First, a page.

Practice the Basics. Being an effective spokesperson means more than owning your lines.  It means being ready for the unexpected.  Think about who your audience is and what they might ask you.  Force yourself to think beyond the expected questions to uncover the tough questions. In our session, we used a bean bag to literally toss “hardballs” to one another as a way to practice active listening and to stay on our toes. Remember, preparation leads to increased confidence, which leads to your ability to achieve your goal: delivering a powerful and compelling message on behalf of your organization.

Step into their World. This phrase is a mainstay in improv. It’s a reminder that the scene isn’t about focusing on you. It’s about focusing on other people and the setting, rather than making yourself or your message the center of attention. In an interview, you’re also part of a scene that’s larger than yourself. Even if it feels like you’re the center of attention, remember you’re there to show how you fit into the whole picture. What role can you play? How can you best contribute to the development of this story?

Listen Fully, and Keep your Eyes on the Audience.  The best place for your eyes is on your audience—not in your notes, or on your PowerPoint presentation. Practice holding your gaze just long enough to make a connection with your interviewer or audience. And when you must reference your notes, do not read from them. Use your notes as a reminder, but nothing should ever come out of your mouth when you’re looking at down at those notes.

When building trust, it all comes down to preparation. You must start by knowing your messages, but you’ll find success once you’ve built a routine of preparation and practice.  And by keeping your audience at the center of the story, you’ll be ready for prime time, in no time.

Interested in improving your skills as a spokesperson or presenter?  Email me to learn more about our upcoming media, message and presentation training workshops.

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Three Ways to Make Your Message Stick

By Carrie Fox

Think about the last request you made of someone that went unanswered. Maybe it was to a colleague, a potential funder, or a journalist.

Why do you think they didn’t respond?

Maybe the request came in at a bad time. Maybe it was communicated on the wrong platform, buried in an inbox, left on a voicemail that’s rarely checked, or lost in LinkedIn messaging. Or, maybe the message itself was just plain off. Not relevant. Not interesting. Not understood.

According to a recent survey of nonprofit communicators, more than 7 out of 10 nonprofits describe their messaging as feeling “off target,” but those same communicators are at a loss for how to adjust their messages for increased “stickiness.”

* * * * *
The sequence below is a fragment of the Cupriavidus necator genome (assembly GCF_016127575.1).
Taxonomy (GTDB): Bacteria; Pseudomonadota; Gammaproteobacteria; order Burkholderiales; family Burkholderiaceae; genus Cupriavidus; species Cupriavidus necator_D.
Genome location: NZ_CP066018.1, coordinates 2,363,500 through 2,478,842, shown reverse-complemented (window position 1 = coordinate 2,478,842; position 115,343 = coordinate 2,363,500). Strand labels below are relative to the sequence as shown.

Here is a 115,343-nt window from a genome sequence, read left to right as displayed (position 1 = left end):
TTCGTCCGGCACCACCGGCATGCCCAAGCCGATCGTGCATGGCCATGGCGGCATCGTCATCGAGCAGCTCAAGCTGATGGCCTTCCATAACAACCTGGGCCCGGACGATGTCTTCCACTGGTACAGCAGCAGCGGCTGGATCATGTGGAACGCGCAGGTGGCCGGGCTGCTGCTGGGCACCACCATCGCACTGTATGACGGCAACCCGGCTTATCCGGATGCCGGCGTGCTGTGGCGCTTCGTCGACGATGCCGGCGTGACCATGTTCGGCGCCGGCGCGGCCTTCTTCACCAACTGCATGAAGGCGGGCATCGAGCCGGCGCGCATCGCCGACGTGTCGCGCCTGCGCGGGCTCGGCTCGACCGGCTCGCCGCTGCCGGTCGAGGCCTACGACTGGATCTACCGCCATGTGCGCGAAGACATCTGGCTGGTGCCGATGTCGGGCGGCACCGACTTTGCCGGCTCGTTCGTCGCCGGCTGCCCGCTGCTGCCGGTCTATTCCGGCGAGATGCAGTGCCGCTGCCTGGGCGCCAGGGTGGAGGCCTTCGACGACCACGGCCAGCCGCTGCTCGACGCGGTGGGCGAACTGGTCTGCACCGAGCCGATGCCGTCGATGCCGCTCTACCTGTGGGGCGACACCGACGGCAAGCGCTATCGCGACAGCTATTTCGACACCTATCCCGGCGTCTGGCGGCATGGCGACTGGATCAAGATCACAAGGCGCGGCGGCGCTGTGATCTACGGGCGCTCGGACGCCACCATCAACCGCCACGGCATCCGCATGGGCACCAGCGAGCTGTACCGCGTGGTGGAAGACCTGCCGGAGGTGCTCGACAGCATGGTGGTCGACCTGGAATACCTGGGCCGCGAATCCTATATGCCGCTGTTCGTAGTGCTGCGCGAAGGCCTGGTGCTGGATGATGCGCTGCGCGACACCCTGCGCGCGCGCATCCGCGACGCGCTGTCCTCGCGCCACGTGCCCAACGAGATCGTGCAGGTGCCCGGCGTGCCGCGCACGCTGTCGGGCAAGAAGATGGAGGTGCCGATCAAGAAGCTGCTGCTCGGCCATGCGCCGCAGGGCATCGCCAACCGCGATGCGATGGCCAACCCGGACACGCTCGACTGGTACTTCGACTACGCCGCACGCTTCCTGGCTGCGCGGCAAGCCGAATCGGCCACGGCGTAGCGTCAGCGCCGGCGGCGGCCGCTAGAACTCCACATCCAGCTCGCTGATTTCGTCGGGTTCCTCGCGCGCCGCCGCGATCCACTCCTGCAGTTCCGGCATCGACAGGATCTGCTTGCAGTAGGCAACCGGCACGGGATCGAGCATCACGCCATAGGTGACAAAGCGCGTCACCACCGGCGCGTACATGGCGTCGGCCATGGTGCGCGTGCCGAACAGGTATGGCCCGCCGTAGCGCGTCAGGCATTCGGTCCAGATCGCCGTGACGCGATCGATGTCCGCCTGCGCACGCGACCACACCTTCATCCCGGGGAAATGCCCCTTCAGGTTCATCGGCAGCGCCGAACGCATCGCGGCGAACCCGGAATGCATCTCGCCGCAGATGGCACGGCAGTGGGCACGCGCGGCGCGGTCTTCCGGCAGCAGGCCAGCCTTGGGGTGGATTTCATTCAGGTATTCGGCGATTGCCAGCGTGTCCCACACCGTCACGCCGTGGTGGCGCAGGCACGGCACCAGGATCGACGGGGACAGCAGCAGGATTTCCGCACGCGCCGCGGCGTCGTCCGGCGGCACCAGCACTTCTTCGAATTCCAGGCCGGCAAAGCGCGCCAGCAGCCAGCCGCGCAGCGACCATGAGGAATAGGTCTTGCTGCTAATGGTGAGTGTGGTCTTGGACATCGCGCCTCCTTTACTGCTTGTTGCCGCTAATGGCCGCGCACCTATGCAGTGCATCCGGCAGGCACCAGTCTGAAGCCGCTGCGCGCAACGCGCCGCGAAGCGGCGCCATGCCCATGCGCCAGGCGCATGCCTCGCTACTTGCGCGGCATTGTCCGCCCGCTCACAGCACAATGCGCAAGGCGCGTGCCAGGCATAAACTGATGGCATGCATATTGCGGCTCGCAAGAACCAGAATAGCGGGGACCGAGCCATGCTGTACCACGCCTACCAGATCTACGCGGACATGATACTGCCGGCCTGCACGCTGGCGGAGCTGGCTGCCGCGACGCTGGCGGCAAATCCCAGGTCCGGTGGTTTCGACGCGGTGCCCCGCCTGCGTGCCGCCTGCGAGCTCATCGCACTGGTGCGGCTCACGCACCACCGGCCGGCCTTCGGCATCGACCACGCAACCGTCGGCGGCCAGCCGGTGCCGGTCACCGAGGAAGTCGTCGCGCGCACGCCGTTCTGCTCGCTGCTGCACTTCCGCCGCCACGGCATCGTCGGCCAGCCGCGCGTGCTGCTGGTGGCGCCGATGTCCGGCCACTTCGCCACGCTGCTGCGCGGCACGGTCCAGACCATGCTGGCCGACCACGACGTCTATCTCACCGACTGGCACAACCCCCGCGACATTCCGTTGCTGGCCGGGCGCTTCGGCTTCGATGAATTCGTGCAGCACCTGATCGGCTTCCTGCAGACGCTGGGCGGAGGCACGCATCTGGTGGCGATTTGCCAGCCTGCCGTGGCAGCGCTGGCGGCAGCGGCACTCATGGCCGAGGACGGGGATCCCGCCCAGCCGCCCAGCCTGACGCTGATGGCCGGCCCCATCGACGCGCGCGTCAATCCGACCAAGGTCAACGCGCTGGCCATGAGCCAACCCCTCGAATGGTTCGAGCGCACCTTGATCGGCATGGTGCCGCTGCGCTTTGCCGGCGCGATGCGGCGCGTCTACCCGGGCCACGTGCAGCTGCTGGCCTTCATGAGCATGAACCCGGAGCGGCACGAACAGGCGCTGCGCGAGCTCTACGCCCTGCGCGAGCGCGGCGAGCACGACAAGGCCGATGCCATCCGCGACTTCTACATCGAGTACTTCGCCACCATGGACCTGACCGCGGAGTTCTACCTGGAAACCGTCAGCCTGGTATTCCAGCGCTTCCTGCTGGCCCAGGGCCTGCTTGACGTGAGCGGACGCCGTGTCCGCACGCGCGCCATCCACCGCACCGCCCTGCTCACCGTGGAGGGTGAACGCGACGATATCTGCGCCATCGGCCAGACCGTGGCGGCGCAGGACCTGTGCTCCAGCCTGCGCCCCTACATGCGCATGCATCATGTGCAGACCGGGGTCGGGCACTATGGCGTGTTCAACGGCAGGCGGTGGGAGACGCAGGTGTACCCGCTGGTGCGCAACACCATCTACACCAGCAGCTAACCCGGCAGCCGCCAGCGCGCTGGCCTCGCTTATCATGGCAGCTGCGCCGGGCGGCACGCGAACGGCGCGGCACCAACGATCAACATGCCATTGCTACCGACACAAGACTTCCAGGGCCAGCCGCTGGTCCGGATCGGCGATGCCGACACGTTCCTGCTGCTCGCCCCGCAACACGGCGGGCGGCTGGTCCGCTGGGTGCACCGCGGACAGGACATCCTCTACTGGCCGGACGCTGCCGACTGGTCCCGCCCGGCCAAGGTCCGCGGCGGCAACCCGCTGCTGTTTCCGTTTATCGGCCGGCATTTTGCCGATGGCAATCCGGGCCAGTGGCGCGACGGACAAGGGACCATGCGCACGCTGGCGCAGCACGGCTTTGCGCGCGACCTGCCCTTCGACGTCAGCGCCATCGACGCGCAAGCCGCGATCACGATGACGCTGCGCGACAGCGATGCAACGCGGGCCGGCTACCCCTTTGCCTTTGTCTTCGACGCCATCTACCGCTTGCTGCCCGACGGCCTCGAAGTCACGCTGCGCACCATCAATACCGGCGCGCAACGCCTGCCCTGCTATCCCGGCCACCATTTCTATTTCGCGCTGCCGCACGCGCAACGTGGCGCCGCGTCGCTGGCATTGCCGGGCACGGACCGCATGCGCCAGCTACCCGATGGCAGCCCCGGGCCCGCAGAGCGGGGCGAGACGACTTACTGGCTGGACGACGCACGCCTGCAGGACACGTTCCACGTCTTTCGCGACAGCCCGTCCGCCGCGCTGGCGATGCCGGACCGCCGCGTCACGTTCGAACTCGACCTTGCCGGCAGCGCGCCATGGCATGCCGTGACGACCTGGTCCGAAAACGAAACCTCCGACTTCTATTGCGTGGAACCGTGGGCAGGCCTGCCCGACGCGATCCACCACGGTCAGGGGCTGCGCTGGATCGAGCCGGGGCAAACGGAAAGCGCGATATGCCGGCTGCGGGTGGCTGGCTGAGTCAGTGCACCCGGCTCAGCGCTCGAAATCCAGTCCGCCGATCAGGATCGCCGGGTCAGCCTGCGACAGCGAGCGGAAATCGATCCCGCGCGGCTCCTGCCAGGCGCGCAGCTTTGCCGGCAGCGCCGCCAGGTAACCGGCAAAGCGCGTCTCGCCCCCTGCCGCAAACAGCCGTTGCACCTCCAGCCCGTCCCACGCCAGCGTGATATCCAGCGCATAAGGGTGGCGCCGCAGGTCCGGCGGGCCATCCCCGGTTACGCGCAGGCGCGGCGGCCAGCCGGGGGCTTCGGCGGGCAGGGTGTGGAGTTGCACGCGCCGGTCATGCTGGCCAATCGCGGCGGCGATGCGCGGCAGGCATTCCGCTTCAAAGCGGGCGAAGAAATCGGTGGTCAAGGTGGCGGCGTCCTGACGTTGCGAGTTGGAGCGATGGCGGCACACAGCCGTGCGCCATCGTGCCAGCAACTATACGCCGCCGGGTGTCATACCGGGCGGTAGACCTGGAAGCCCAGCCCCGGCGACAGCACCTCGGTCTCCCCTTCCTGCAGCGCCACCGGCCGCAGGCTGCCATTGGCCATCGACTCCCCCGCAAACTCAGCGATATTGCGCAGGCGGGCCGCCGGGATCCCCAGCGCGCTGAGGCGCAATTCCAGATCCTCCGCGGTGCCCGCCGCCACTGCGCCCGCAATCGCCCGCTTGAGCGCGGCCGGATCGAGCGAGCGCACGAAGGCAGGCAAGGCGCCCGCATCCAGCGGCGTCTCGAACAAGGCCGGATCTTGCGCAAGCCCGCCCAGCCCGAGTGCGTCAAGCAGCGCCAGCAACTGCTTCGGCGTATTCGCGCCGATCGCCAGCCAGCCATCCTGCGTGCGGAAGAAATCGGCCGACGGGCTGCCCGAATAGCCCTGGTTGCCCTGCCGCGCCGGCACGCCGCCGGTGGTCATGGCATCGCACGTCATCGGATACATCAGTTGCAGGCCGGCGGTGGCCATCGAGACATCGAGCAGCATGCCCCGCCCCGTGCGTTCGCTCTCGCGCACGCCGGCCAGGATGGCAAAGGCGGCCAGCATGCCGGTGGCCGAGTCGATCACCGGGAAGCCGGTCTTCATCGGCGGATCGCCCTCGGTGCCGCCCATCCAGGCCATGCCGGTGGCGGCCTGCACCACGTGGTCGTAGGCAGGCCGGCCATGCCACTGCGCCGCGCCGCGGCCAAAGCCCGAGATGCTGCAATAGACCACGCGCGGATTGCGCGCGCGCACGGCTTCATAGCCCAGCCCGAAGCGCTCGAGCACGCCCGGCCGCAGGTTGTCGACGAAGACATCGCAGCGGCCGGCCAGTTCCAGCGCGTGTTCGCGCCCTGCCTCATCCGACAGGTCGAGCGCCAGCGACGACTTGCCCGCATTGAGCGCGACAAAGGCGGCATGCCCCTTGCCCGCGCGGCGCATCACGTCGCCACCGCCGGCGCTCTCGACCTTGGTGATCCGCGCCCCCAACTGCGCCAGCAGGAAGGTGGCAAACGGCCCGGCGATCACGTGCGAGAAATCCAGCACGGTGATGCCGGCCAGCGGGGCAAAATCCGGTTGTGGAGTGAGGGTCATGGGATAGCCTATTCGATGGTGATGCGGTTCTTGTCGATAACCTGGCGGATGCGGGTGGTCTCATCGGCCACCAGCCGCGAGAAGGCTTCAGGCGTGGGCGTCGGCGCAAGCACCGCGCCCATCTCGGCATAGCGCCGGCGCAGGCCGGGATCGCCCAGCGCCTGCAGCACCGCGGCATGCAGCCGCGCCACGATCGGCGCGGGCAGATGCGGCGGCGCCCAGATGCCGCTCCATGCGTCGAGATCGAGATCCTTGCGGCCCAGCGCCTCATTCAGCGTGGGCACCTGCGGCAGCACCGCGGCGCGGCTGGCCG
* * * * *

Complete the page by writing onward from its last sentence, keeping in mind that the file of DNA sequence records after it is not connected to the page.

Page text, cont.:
The good news is that those who are getting regular (and positive) responses from their requests all have three little things in common with their messaging: they are real, they’re relatable, and they’re repeatable.  Great communicators can articulate their requests in such a way that others embrace them freely and actually feel compelled to provide support.

So, where do most communicators go wrong? They bury their own headlines. They bury their why – the reason that this message matters to the reader, and the reason it matters now.  Instead of articulating that ask right up front, they bury it in paragraph after paragraph of conversation and copy, rather than simply inverting that conversation and leading with their most important point. By the time the ask is made, the reader is almost always long gone.

What we’ve learned in the last several years of watching how people communicate is that there are three kinds of messages that spur action. And when used in tandem, the power of this message trifecta truly comes to life:

1. Make it Real

If you want someone to do something for you, you’ve got to give it to them straight. That means in plain language. Put the technical speak aside, and speak to your audience as you would speak to a friend. Some individuals believe that the more complex their message, the more impressive. But just the opposite is true. The simpler you can make your messages, the more compelling it will be.

2. Make it Relevant

After 20 years of pitching stories to the media, I’ve gotten pretty used to hearing, “but tell me why THIS story matters.”  What’s different about this ask, and why should your audience care? Relevant messages are those that people hold on to; they’re the kind of messages that tap into people’s heads and hearts simultaneously. Relevance is also a vital door opener to any ask, so be sure to show that you’re in sync with what’s happening in the world of your audience, and that you understand where you fit in to their agenda. Do this well, and you’ll find your audience turning into your best advocates and allies.

3. Make it Repeatable

Feed your audience a good story that proves why they should care. Stories help people who are less familiar with your work understand its impact, but they also provide a ready-made vehicle to get others talking. Tell a story that can help to bring the importance of your ask to life, and you’re much more likely to make someone remember it and then repeat it to someone else.

So, to get your next big ask to stick, ask yourself the following before you hit send:

  • Is it real? Are my words simple and understandable?
  • Is it relevant? Have I made it clear why I’m asking now, and what kind of impact this support could make?
  • Is it repeatable? Have I done a good enough job proving myself? Have I included a story or anecdote that reinforces my point in a compelling way?

Nail this messaging trifecta and know that your chances of a positive reply are surely improved.

Looking for more communications tips? Sign up here to receive our next monthly newsletter where I’ll share the power of communicating with empathy—and the top ten ways you can do it better at work and in life.